SAN ANTONIO – A proposed resolution put forward on Thursday by San Antonio Mayor Ron Nirenberg lays out how the city is expected to address calls for reform of the San Antonio Police Department.
Like other major cities across the nation, San Antonio city officials have been reexamining the police department in the aftermath of George Floyd’s death. Floyd died in Minneapolis after a police officer pressed his knee on his neck for nearly nine minutes while attempting to detain him for allegedly using a counterfeit $20 bill.
While San Antonio residents still have a chance to weigh in on the police department in scheduled listening sessions, the resolution put forward by Nirenberg breaks down the key points city officials are hoping to address.
Officer disciplinary procedures and intergovernmental relations
In a memo about the resolution, Nirenberg mentioned officer disciplinary procedure as one of the priorities.
San Antonio Police Chief William McManus’ authority to discipline officers is severely limited by state law and the city’s collective bargaining agreement with the San Antonio Police Officers Association.
The agreement, which is up for negotiation in 2021, includes protections for officers that experts have deemed problematic. In fact, more than two-thirds of fired SAPD officers have won back their jobs under the agreement in the last decade, according to records obtained and analyzed by KSAT under public information law.
Some of the protections include:
Delayed interviews of accused officers
When an officer is accused of alleged wrongdoing that is not a criminal matter, Internal Affairs must give the accused officer 48-hours notice before any interview or interrogation takes place. In criminal matters, the criminal investigation starts right away — like other criminal cases — and Internal Affairs conducts a separate investigation.
Accused officers review evidence before speaking to investigators
During that 48-hour window, before they speak to investigators, officers are allowed to review all of the evidence in the investigation. This includes the complaint and other written statements, GPS readouts, video recordings, audio recordings and any other information gathered in the administrative investigation.
Brief statute of limitations
Police administrators have six months to administer any discipline against an accused officer. In criminal cases, the clock starts when the department becomes aware of the charge. In civil matters, administrators can only act within 180 days of when the incident took place.
The clause is problematic in some cases because departments may not be aware of the allegations until the statute of limitations expires.
Discipline history is not always considered
When presenting their case to arbitrators, police administrators are not allowed to introduce any evidence of acts that have occurred before the 180-day window.
Past discipline is generally only brought up if the officer is accused of violating the same rule within two years of when the punishment was assessed, however, there are a few exceptions. Prior history can be used as evidence if the allegations include "violence, substance abuse and incompetence,” according to the collective bargaining agreement.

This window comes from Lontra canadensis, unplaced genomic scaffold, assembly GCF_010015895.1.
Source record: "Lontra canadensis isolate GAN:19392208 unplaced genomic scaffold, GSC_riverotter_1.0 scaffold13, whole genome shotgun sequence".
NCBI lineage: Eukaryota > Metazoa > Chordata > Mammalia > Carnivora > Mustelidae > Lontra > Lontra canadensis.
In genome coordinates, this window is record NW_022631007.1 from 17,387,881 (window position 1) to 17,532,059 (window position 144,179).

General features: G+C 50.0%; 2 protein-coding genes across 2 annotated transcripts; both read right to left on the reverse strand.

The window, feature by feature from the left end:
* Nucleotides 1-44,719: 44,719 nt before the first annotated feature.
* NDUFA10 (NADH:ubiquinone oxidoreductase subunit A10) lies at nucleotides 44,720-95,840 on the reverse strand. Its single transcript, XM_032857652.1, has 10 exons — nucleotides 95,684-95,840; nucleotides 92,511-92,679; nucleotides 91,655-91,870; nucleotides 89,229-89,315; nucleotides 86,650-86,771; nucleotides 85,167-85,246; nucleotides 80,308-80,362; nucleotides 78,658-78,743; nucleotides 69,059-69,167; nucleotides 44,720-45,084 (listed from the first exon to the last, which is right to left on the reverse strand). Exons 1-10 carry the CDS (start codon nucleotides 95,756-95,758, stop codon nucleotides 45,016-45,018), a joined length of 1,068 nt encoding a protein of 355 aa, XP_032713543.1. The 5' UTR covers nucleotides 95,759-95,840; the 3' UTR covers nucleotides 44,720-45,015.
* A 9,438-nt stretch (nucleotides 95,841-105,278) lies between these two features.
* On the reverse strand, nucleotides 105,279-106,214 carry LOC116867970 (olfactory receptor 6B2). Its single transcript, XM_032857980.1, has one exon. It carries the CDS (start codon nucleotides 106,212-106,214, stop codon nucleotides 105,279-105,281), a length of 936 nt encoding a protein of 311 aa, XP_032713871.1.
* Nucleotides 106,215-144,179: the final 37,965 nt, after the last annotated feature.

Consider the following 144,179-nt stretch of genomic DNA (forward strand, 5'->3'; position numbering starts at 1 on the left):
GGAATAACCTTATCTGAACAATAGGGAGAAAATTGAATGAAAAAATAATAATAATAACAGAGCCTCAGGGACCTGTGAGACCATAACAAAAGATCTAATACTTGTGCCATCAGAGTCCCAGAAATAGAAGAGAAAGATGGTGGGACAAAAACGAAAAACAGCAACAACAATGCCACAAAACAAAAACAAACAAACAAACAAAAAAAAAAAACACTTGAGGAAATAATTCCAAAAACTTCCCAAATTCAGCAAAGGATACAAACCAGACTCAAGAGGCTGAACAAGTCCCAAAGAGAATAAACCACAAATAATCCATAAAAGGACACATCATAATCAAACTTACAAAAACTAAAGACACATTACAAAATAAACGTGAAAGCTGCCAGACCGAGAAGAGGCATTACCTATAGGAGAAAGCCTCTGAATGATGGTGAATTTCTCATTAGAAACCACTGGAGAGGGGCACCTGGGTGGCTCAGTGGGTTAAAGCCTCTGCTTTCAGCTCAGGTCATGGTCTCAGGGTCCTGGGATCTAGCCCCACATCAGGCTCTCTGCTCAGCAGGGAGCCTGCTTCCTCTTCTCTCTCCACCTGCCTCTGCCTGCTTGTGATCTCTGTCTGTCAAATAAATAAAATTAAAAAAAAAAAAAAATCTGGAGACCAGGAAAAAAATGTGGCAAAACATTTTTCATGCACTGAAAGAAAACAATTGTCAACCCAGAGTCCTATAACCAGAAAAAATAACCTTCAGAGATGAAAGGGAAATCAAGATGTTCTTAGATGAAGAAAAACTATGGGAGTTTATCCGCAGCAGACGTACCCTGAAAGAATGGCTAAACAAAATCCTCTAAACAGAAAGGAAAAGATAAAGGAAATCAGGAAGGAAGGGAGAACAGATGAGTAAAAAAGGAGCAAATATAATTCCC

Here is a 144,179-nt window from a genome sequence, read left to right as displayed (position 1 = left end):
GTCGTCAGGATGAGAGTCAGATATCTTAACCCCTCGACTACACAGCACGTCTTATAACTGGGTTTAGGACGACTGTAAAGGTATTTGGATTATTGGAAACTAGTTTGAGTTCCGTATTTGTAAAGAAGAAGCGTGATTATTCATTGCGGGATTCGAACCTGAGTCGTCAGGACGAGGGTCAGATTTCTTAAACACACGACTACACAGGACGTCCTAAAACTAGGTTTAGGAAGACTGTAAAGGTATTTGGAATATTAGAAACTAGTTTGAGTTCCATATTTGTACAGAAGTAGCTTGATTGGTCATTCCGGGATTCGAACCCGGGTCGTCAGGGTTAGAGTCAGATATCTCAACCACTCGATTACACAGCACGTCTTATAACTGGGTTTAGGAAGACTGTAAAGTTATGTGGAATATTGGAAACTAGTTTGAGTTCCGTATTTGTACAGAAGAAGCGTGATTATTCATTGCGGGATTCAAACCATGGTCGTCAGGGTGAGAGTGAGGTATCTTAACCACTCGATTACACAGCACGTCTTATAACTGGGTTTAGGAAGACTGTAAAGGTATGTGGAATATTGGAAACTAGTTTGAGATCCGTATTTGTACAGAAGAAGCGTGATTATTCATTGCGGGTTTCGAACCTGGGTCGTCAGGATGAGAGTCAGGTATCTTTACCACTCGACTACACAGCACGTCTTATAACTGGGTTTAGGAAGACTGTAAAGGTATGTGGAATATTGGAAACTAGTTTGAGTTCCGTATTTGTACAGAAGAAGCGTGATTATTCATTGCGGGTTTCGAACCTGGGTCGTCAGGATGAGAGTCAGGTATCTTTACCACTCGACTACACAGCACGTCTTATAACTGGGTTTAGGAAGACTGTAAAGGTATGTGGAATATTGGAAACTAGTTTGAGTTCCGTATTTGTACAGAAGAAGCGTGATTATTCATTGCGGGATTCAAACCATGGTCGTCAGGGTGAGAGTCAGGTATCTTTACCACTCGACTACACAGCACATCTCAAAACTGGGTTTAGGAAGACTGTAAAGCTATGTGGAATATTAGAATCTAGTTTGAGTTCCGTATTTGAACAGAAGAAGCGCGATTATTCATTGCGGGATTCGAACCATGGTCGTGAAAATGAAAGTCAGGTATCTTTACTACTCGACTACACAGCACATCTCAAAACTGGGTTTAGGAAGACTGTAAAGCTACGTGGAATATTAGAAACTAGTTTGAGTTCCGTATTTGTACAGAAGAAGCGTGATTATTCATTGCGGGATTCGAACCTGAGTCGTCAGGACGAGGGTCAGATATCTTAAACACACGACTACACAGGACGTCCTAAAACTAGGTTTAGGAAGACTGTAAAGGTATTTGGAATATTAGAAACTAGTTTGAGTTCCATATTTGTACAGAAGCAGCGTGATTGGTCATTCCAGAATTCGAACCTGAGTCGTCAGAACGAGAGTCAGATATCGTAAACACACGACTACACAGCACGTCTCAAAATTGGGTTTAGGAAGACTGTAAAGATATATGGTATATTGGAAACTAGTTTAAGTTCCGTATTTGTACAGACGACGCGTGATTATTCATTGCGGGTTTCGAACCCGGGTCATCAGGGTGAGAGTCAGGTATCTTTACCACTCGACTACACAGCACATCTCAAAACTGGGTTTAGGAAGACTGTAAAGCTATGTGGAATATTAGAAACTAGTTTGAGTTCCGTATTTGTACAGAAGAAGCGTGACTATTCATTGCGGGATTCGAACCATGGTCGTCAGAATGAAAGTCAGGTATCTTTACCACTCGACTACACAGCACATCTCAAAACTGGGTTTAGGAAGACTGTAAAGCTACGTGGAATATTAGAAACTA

Limited civilian oversight
The collective bargaining agreement establishes a Chief’s Advisory Action Board, which includes a deputy chief, a captain, a lieutenant, a sergeant, a detective and two patrol officers.
It also establishes the Citizen Advisory Action Board, comprised of civilians picked from a list of names provided by the city manager. Both boards oversee complaints against police.
However, the boards’ recommendations on discipline are “advisory only” and non-binding.
Further, the citizen board “may not conduct a separate independent investigation" into a complaint. It can only recommend further investigation.
Nirenberg wants the police department to finalize policies related to a movement known as “8 Can’t Wait." The nationwide project, led by Campaign Zero, focuses on eight policies that could lead to a reduction use-of-force incidents.
Currently, the police department meets four of those eight standards.
McManus said that the department’s current policies are similar to what the initiative stands for, but that Project Zero scores department based on specific language in the policy.
For example, the police department has not banned shooting at moving cars, but it is only permissible as a measure of self-defense or defense of another life.
The chief has, however, signaled a willingness to change most of the policies to match up with the initiative. It is one of the few reforms that is not bound to the collective bargaining agreement.
Community health and equity
In the memo, Nirenberg wrote one priority is to “evaluate best policing practices to help promote race and gender equity.”
City officials have expressed interest in having the police chief bolster training for officers.
While cadets and officers do train on deescalation, crisis intervention and implicit bias, some city council members think more should be done.
“In order for it to be effective, it does have to happen frequently,” councilwoman Ana Sandoval said. “We’re talking about trying to eradicate a lifetime of learned behavior and biases. That’s why we really need to revisit that.”
“Cultural diversity is a core curriculum of both cadet training and required for...in-service training," McManus said.
Nirenberg hopes the council and the police department can address some of these reforms before negotiating next year’s collective bargaining agreement.
“San Antonians have taken to the streets to demand change,” Nirenberg wrote in his memo. “While we have clearly heard their calls, now we must listen and act.”